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Greenhorn
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Basket b1 = new Basket<Fruit>(); is it valid declaration
 
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It depends on how you declare your class.
If your class have a generic type, the declaration is valid.
Like this:

 
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Howdy Kota,

welcome to the Ranch!




Maybe this thread can clear some doubts:
https://coderanch.com/t/265010/java-programmer-SCJP/certification/generic


Yours,
Bu.
 
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Hi Burkhard,

I have gone through the link provided by you on Generics and would like to check if I had understood the concept well. So now I believe that making the Object reference typesafe would safe guard the collection. In the other terms

If we say List<Integer> l=new ArrayList() // This will save us, from adding bad data to the ArrayList.

but , if we say List l=new ArrayList<Integer>() // This will warn us for the bad data, but would not really stop us from adding it.

So when the first case is true enough, out of curiosity what is the advantage of having typesafe declaration on both sides. What is the double check we are having by declaring the type safe and both sides.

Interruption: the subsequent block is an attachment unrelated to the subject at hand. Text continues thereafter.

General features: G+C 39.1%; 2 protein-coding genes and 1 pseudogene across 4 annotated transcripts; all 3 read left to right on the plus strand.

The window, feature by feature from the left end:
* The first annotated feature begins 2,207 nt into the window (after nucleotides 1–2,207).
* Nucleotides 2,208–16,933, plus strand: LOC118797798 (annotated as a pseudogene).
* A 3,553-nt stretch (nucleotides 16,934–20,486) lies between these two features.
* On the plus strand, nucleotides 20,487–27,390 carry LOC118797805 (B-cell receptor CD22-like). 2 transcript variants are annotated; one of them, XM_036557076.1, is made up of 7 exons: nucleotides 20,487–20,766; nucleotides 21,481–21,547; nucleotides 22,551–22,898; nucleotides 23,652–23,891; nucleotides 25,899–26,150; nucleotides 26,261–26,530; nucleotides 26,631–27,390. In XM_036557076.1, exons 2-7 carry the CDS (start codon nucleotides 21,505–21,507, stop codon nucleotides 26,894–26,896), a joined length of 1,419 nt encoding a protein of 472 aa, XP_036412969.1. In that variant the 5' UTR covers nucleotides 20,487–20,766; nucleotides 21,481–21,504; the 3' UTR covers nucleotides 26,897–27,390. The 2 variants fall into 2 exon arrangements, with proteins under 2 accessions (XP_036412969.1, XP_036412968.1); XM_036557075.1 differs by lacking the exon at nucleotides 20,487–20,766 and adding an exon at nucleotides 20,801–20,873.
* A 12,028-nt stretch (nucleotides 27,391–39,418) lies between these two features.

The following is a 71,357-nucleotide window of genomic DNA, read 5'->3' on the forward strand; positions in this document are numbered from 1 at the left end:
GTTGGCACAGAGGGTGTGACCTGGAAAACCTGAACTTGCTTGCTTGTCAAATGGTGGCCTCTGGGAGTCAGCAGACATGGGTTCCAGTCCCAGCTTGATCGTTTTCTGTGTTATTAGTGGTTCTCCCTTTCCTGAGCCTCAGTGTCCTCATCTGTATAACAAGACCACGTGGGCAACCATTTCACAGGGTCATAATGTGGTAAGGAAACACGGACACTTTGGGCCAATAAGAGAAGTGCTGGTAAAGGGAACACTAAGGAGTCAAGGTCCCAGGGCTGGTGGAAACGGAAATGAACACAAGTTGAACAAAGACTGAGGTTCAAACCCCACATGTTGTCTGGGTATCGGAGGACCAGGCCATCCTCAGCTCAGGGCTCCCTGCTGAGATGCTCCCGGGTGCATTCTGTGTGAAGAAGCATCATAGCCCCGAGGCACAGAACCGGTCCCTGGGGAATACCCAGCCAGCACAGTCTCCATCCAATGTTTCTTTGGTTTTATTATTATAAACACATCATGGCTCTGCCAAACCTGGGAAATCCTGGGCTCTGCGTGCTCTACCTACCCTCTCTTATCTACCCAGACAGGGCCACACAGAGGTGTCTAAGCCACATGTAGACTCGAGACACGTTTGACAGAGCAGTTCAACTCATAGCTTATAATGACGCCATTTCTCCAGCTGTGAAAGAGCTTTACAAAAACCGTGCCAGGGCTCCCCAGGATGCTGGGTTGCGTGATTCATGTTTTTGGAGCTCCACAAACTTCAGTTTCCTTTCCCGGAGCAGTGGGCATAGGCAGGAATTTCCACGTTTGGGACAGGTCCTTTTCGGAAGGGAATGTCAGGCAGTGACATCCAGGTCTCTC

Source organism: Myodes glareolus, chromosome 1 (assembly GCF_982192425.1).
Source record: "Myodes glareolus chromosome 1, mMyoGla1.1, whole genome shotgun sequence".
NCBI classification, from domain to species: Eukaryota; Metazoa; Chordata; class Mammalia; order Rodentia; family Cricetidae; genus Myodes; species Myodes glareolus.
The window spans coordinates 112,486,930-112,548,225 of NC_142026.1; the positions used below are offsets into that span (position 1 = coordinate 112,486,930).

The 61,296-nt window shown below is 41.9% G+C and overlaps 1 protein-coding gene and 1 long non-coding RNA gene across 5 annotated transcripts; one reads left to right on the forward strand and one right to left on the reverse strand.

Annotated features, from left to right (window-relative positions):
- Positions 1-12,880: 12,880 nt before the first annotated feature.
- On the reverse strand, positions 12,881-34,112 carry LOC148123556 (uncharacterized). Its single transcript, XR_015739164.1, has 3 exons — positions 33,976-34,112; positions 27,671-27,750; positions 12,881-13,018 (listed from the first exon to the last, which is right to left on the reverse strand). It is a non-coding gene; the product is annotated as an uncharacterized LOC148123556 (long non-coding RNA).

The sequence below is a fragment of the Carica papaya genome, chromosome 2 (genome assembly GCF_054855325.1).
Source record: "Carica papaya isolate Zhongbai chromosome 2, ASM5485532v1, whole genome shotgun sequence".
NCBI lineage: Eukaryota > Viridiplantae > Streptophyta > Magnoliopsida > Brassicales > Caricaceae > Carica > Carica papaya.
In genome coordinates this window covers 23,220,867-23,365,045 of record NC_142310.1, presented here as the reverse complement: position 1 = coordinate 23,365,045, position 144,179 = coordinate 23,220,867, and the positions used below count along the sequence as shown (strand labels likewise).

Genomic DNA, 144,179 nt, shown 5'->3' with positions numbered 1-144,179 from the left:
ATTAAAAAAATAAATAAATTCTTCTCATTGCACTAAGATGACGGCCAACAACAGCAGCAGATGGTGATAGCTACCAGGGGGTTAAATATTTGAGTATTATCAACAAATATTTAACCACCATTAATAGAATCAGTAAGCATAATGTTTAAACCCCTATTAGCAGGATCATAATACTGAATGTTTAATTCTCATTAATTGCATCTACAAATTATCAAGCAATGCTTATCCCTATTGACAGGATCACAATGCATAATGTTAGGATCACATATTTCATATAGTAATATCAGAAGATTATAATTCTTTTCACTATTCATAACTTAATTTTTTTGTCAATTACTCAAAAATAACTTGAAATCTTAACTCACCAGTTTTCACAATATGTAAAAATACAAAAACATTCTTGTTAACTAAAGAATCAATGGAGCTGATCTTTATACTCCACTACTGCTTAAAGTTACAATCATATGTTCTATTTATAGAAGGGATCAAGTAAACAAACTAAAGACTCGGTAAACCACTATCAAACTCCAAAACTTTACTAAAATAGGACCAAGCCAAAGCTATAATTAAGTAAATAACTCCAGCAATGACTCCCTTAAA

I read generics couple of times, but sometimes its getting too harder for me to memorize these simple concepts. Any tips N tricks
 
Burkhard Hassel
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Howdy!

Chandra asked:


So when the first case is true enough, out of curiosity what is the advantage of having typesafe declaration on both sides. What is the double check we are having by declaring the type safe and both sides.



Or : what is the advantage of
List<Integer> list = new ArrayList<Integer>();
compared to
List<Integer> list = new ArrayList();


The only advantage is that the first version does not produce a warning.

Therefore it is better to use the upper version. You would never want to write code that gives you warnings. But there is a case when you are forced to do something like the lower line.
You would never use the lower line as it is there (because the warning could be easily avoided) but imagine you have an old legacy class that had been compiled with java1.4:


When you want to use that class, you have to be type unsafe:

In the first line of the main method you have no other choice than to be type unsafe because the Old class in not generic.
The code also shows a problem, because it compiles. It compiles, because the Old class is allowed to add a String to the ArrayList. But at runtime you would get a class cast exception.


If you made up a new version of class Old, the method signatures for the two methods would take different type parameters (Integer for the getFirstFive and String for addCowboy).
With the new Old ( ) class, the addCowboy line would not longer compile.
So there would be no chance of a runtime exception, you have to repair the code.


And last point:
List<Integer> list = new ArrayList<Integer>();
compared to
List<Integer> list = new ArrayList();

Behind the scenes, and after type erasure, both objects are exactly the same.




Yours,
Bu.
 
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